QSPACE is a drop-in centre for young people on the Gold Coast who are questioning their sexuality and/or gender identity. I’ve been a volunteer mentor and facilitator at QSPACE for nearly three years and now run the sex education workshops. As a facilitator and mentor, we create a space for young people to feel supported and educated, and this gives them the opportunity to explore their sexuality and/or gender identity. Working at QSPACE is very rewarding and the young people really do inspire me with their strength and courage.
You run educational and empowering workshops around the country, what concerns you most about the sex lives of Australians?
What concerns me most is that we aren’t talking about sex enough … This leads to myths and lies being formed and people don’t have an outlet to talk about this and explore the topic with others. I believe so many people secretly want more sex, and more powerful, satisfying sex, but they don’t know how to get it or where to go to explore that side of themselves. My mission is to create a culture where we can talk about sex more and feel comfortable and empowered doing so.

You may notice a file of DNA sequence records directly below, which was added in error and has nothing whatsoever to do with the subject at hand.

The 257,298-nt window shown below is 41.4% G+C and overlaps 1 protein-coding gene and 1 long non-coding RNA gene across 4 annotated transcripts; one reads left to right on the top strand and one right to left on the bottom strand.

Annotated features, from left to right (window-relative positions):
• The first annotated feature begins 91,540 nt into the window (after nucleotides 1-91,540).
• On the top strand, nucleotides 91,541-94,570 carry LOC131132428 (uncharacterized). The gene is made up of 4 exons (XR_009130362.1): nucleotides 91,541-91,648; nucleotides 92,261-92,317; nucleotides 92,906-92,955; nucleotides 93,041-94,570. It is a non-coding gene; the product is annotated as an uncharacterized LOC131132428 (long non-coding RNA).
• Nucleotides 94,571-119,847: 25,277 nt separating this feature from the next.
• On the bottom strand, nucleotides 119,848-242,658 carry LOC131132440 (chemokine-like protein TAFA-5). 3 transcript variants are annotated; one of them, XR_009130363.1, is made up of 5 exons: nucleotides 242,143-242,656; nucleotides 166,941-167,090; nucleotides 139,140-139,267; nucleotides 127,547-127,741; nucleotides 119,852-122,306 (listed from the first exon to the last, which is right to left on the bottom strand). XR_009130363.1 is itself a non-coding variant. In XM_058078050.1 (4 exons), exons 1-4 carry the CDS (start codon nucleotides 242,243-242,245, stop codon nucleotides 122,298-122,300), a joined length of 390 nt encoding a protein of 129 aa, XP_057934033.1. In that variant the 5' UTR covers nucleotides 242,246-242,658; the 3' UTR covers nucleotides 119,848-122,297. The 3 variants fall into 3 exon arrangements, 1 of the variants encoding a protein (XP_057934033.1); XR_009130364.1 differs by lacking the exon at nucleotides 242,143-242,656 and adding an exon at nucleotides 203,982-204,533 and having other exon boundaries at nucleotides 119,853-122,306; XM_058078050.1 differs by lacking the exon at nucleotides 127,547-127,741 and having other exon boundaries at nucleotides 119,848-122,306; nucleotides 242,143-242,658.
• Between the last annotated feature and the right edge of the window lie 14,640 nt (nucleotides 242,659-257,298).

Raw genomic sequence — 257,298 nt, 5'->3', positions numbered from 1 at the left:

What’s your definition of success?
My personal definition of success is waking up with energy, being an amazing mother, creating empowering and inspiring relationships with my partner and family and friends, and pursuing my career dreams and goals. Success for me is being true to myself and laughing lots. Plus having heaps of great sex, of course.
FAVOURITE WEEKEND SPOT TO:
Perk up … Burleigh Heads ocean swim and sun.
Relax … Wategos Beach, Byron Bay.
Indulge … coffee at Canteen Coffee, Burleigh Heads.
Shop… American Apparel.
Be inspired … travelling and drinking lots of coffee.